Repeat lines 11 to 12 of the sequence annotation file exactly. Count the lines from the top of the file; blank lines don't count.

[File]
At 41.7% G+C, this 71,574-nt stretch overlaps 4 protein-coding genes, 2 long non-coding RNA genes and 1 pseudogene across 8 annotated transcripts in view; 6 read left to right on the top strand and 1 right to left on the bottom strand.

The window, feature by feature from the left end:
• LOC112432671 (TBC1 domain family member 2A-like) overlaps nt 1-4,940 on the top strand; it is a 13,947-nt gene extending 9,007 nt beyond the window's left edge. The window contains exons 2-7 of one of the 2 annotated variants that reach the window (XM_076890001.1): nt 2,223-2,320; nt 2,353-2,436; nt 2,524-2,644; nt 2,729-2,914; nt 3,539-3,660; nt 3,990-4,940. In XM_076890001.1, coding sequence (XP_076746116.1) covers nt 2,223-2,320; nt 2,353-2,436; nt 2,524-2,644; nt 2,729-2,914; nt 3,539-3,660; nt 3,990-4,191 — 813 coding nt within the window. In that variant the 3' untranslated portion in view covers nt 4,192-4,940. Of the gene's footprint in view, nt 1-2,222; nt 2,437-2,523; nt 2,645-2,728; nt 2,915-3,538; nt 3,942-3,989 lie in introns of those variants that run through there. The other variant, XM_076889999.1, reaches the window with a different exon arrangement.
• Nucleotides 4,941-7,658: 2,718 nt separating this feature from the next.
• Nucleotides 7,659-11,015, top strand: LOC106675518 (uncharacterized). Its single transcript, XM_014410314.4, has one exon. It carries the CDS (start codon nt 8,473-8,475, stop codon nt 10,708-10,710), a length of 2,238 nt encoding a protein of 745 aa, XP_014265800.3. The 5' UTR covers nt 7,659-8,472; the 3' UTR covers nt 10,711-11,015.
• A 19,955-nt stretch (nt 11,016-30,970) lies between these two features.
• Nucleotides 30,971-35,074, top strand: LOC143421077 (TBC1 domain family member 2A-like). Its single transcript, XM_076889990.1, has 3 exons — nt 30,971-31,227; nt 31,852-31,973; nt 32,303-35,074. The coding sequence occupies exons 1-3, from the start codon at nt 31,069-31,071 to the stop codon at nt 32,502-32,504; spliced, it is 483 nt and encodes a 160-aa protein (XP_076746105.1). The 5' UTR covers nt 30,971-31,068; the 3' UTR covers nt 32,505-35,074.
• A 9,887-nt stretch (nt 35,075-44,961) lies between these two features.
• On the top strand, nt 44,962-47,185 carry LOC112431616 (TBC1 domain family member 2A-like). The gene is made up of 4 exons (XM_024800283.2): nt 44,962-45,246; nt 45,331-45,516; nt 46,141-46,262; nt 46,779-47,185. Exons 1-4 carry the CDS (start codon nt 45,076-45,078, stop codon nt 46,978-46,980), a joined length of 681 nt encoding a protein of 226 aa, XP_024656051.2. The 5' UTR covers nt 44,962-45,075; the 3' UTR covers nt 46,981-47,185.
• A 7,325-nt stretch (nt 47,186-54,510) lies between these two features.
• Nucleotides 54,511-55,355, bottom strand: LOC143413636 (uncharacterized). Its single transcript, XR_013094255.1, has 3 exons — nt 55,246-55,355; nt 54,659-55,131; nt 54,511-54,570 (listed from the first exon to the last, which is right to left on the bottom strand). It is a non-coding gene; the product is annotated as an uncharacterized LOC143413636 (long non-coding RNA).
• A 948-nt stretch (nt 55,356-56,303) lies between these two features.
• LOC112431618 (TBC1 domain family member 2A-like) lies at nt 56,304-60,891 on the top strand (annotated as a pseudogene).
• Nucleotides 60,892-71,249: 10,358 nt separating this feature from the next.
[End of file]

• Nucleotides 54,511-55,355, bottom strand: LOC143413636 (uncharacterized). Its single transcript, XR_013094255.1, has 3 exons — nt 55,246-55,355; nt 54,659-55,131; nt 54,511-54,570 (listed from the first exon to the last, which is right to left on the bottom strand). It is a non-coding gene; the product is annotated as an uncharacterized LOC143413636 (long non-coding RNA).
• A 948-nt stretch (nt 55,356-56,303) lies between these two features.